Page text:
Thank you ever so much for your review - I really enjoyed writing this for your challenge. I have corrected the grammar. The appropriate commas have been inserted. I think that shows how new I am to writing fiction! Hehe - I really didn't think about it! Anything in speech marks in my usual academic writing work requires referencing using the Harvard system and the grammar is therefore obviously rather different grammatically. You definitely seem to have the making of an English teacher!

Thank you for your kind comments about the tone and descriptive aspects of the story. I have been finding that writing the dialogue is far more difficult that setting the scene. I really hope that this gets easier with practice. I am also glad that the classic/historical style came across - It felt somehow appropriate to emphasise the historic nature of the ancient house of Black using the language in this way. I tried to compensate for the historical tone of the setting by using the dialogue between the younger characters to indicate that it is set more recently.

As the 'actual' date is somewhere in the late 1970s (depending on Regulus' birthday it is either 1977 or 1978), I attempted to contrast the tone inspired by the family heritage with Bellatrix's 1970s feminist attitudes. She is part of a generation in which even muggles experienced major changes in attitudes towards women, overt forms of feminism and sexual liberation. However, she is still bound by the strict traditions and attitudes of her pureblood family - she is fighting to be more than Narcissa, more than the sedentary woman for whom life is going to be about providing pureblood heirs. The idea that Bellatrix wants to be more than a wife and mother frames the reason for all her lies in the first place. Bellatrix is a woman struggling with her place in society, and while she has been indoctrinated into an understanding of her own superiority based upon her blood status, she is not happy to be constricted by the expectations that this attaches to her gender.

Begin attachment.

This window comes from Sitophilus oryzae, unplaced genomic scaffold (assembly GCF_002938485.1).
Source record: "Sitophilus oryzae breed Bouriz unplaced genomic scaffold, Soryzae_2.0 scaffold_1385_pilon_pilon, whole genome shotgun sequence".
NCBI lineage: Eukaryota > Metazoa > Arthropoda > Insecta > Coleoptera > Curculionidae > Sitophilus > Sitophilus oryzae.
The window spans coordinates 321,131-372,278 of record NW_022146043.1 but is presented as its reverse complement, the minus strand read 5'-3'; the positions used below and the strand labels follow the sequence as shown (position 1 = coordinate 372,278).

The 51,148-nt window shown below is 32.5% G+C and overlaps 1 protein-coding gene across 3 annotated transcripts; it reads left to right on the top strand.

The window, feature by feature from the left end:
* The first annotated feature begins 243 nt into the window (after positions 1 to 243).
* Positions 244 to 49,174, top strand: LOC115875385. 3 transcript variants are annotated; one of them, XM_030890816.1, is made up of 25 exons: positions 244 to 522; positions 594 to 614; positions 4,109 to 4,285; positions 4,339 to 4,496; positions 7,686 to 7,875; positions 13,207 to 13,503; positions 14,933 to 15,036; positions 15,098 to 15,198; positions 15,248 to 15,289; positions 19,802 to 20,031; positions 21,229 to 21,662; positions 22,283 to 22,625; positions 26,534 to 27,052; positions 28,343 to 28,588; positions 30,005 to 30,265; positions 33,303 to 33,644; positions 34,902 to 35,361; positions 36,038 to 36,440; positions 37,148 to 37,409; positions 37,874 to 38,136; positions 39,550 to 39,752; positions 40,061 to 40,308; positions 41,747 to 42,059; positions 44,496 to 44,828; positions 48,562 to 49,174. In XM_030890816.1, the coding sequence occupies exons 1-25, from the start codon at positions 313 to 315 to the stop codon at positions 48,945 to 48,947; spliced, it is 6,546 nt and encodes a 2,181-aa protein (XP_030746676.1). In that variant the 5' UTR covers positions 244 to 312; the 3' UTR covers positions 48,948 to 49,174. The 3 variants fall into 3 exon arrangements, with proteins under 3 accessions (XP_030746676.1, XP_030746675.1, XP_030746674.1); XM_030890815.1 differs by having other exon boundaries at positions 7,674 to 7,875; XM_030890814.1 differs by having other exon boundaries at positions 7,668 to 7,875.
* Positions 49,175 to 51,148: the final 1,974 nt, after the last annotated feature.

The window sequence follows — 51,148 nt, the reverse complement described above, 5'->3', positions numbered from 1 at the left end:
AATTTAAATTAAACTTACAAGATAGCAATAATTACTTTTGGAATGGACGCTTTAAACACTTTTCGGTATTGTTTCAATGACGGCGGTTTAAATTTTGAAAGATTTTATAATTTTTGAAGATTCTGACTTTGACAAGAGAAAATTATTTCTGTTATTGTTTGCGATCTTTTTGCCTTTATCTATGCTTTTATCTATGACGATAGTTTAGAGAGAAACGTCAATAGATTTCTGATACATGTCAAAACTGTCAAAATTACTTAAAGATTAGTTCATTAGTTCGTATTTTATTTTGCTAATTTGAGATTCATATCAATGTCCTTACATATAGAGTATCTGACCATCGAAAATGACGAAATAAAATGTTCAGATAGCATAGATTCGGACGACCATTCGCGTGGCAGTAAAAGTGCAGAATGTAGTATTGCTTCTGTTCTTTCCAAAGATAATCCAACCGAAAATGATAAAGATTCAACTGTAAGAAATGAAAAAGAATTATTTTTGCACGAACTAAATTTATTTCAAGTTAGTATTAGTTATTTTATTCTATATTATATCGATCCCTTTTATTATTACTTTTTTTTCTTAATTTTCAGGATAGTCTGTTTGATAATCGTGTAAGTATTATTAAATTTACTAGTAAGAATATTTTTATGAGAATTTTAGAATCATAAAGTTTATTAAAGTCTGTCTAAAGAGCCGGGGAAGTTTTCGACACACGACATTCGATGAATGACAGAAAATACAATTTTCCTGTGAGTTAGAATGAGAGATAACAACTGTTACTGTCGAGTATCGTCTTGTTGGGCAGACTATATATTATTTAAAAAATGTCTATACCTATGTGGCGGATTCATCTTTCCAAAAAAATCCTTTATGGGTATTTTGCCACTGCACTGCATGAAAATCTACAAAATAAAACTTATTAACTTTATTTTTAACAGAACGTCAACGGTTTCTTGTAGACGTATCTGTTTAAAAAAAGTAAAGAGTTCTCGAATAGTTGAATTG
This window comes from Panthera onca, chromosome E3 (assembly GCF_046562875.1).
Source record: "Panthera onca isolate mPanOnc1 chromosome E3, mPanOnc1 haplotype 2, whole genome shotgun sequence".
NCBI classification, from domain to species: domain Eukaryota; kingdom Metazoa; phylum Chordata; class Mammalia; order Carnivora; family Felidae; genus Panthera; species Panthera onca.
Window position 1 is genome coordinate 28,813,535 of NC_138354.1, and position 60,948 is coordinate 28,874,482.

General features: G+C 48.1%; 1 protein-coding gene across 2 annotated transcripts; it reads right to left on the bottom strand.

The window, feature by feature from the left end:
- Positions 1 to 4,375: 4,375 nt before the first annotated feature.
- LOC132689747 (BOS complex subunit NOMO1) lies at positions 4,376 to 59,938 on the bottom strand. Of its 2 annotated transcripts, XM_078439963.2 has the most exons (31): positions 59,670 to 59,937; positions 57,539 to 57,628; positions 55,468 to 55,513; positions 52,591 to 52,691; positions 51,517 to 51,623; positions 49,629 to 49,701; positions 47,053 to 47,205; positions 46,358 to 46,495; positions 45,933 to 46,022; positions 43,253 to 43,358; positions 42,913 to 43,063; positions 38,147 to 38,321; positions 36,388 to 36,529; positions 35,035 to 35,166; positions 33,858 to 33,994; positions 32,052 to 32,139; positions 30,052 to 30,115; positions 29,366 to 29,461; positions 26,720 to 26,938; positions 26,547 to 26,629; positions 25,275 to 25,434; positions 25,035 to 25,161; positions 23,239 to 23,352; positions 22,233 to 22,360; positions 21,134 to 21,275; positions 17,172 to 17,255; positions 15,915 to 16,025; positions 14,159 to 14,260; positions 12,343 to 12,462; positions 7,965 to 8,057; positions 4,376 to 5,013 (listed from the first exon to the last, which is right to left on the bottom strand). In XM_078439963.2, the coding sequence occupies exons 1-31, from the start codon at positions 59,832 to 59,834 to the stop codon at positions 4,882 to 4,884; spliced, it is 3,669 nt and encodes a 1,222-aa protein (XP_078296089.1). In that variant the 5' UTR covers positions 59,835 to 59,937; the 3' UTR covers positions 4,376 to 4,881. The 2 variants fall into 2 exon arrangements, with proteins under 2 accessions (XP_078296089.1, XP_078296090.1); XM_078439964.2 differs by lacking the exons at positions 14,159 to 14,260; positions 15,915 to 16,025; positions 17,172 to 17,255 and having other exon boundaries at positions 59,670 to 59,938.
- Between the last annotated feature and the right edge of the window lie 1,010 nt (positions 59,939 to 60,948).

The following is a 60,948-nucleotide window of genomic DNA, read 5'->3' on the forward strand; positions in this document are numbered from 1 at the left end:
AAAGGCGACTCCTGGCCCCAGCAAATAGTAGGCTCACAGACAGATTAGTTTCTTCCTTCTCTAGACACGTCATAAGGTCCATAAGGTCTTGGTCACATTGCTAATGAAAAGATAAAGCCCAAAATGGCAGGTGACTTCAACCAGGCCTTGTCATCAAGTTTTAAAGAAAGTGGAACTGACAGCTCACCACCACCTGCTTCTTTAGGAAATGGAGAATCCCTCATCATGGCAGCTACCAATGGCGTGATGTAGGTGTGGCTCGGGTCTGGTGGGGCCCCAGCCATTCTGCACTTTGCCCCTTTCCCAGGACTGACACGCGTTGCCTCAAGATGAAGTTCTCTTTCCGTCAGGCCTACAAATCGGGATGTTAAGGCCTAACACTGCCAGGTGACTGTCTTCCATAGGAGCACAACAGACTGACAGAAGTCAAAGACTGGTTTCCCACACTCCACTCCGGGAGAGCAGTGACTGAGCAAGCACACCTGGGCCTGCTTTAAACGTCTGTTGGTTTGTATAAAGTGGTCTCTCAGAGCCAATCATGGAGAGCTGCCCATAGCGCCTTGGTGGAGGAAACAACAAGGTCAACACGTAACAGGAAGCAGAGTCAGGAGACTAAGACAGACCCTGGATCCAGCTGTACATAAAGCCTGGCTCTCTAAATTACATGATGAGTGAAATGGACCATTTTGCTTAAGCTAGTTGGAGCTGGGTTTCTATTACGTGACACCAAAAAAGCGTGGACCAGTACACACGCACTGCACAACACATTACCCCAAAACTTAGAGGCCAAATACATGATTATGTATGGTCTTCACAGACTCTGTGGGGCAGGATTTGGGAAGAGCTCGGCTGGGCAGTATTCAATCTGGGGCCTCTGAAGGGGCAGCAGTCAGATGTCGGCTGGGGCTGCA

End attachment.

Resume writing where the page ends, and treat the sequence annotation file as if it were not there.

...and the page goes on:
With regards to the dialogue, I think that Bellatrix is twisted enough to flirt with her younger first cousin. As all the purebood families seem to consistently intermarry they are pretty much all cousins anyway! This was also shaped by the use of the word 'love' as a term of endearment in the quote.

I tried to bring all these ideas together through the eyes of a relatively naive 17 year old boy who has simply followed the path set by his family ideals and ideology. Underneath it all, Regulus is embarrassed and ashamed by his actions and those of the company he keeps. I am not saying that he doesn't believe in the idea of his pureblood superiority - he is just not as hate-filled as others. However, he is unable to break away like his brother; feeling a stronger need for family and societal approval. I like how you picked up on the idea that Regulus' central motivation is about acceptance.

While Bellatrix is confidently fighting societal convention, Regulus is nervously striving for acceptance. I thought that their interaction would produce a rather powerful image (a bit like tectonic plates moving in different directions and rubbing against one another). Throughout the story, both characters are lying to themselves as well as lying to those around them. We obviously know from the books the different paths taken by these two characters (I also tried to give an indication of both the future for Narcissa's marriage and the path eventually chosen by Andromeda).

I think that I may have over thought this a little... but I am very glad that some of these ideas come through in the writing. I am looking forward to reading the other pieces that are entered for your challenge - can't wait to check out some of your writing as well!

Many thanks,

~Elfy